Updated to include new details and pics (and fix wacky font)
When JetBlue Airways launched service in 2000 many a skeptic questioned the low-cost carrier’s logic for making New York JFK its home. Sure, a slog through crowded JFK was a necessary evil for many an international traveler. But how in the world could a local, domestic carrier convince Joe Americana to book his trip to Florida out of such a pain-in-the-butt facility, queried the cynics. Over eight years later (my God, has it been that long?), and after numerous enhancements to JFK, JetBlue is ready to prove its case that home is indeed where the heart is.
The carrier yesterday celebrated the successful construction of its new $743 million, 26-gate Terminal 5 located behind the historic Eero Saarinen-designed TWA terminal at JFK. And it did so in style. JetBlue packed the house with a bevy of elected officials, including New York Mayor Michael Bloomberg, Senator Chuck Schumer and Bermuda Premier Ewart Brown as well as world-famous New York City dance troupe The Rockettes and pop singer Estelle.
I’ve never been shy about my admiration for JetBlue. Yes, I’m an in-flight entertainment junky and credit JetBlue’s ingenuity every time another US carrier commits to providing IFE to economy passengers. But there is more to it than that. JetBlue is one of the few carriers to offer a consistent experience to customers (both on and off the aircraft) even when times are tough (founder David Neeleman received a standing ovation upon entering the stage yesterday…check out the carrier’s own live blogging of the event).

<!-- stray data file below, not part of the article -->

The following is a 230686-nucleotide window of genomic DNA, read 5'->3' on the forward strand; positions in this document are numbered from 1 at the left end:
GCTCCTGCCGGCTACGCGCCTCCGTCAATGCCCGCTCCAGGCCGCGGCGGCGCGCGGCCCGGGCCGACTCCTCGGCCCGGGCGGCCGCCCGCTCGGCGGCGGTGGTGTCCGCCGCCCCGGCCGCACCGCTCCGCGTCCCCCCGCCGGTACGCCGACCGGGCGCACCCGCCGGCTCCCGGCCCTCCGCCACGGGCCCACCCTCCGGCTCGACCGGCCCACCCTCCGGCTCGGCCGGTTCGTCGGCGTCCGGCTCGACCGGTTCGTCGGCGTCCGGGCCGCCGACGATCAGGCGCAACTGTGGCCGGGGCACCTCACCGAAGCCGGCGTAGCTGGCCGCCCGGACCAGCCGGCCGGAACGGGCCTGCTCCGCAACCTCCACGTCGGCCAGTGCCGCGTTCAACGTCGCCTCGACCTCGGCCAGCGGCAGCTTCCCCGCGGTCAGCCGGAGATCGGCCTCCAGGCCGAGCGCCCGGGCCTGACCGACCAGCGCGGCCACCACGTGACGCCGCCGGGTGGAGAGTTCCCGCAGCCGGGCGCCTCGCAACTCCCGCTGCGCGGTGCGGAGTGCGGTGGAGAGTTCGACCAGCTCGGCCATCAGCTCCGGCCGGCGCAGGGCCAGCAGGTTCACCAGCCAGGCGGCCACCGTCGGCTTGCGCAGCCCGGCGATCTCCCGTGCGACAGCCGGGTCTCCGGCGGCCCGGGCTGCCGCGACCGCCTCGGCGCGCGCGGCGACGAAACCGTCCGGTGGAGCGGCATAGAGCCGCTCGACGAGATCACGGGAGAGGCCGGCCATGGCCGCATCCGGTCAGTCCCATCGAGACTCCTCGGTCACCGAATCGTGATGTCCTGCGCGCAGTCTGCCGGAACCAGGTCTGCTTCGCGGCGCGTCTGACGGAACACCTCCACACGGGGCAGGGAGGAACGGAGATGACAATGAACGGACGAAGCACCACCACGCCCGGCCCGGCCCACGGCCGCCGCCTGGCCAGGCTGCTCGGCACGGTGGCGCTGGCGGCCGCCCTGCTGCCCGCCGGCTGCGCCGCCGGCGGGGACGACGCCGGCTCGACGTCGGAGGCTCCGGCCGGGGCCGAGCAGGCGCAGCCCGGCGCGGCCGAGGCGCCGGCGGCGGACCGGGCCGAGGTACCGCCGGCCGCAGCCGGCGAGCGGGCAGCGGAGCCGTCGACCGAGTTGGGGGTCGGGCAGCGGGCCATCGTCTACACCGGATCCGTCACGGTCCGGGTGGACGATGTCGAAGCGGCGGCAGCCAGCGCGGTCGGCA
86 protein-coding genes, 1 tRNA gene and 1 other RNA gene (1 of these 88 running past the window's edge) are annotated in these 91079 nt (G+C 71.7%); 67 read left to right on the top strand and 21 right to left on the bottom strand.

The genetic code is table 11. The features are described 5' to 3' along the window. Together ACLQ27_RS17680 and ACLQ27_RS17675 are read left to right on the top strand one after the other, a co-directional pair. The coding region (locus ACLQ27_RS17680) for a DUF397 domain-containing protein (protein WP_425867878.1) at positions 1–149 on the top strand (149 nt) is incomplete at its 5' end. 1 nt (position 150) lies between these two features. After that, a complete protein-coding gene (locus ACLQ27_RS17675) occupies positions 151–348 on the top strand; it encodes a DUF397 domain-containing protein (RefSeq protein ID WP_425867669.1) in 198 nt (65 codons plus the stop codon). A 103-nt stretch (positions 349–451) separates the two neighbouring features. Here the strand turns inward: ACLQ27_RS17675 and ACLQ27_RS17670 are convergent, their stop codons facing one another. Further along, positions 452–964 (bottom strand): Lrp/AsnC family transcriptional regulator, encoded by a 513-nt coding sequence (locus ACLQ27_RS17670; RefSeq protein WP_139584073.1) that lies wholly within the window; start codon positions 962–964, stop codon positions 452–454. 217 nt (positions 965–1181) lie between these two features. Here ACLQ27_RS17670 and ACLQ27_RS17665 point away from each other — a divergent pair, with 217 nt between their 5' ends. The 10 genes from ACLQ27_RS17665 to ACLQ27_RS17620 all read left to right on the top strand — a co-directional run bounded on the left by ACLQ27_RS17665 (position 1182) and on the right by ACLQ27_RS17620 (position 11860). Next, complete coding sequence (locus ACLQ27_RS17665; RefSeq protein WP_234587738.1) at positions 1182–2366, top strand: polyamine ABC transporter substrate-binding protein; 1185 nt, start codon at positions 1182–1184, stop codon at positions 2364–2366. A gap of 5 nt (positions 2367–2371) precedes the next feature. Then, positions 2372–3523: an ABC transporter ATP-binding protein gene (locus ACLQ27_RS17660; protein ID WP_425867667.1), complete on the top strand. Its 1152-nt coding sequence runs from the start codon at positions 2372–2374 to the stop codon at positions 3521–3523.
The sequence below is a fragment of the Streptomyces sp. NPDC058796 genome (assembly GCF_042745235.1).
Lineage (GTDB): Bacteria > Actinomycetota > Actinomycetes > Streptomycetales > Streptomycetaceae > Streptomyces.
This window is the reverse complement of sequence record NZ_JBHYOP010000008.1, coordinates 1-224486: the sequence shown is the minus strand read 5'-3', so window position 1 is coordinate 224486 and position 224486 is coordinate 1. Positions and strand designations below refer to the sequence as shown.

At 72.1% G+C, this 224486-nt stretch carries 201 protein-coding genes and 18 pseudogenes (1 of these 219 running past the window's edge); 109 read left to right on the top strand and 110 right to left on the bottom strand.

Sure, there have been some hiccups along the way. The carrier announced last week that it is slowing its Embraer E-190 growth by leasing two of the type to Brazilian start-up – and Neeleman brainchild – Azul and selling four deliveries to Jetscape, which will subsequently lease them to Azul. For the record, Azul’s 36-strong order for E-195s remains intact, says Embraer. Neeleman also told me on the sidelines of yesterday’s ceremony that Azul will launch service with a combination of five aircraft – three E-195s and the two leased E-190s from JetBlue.
More sensationally, JetBlue’s handling of passengers during a batch of heavy ice storms wasn’t its shining moment (and what ever happened to the guy who was forced to spend most of his flight in an A320 bathroom?) but on the whole, JetBlue is a bright star in an ever-darkening night.
There is another reason why I took the early morning train from Lancaster, PA to New York Penn Station where I picked up the Long Island Railroad to Jamaica and then the AirTrain to JFK for the T5 opening. A 1937 TWA Lockheed 12A Electra (the oldest flying TWA aircraft) and former TWA flight attendants wearing vintage uniforms were part of JetBlue’s visual extravaganza. It’s appropriate for JetBlue to celebrate the past, but this journalist is hopeful – nay convinced – that this carrier is the future.
(All photos care of the JetBlue corpcomm bloggers…check out their site at http://t508.wordpress.com)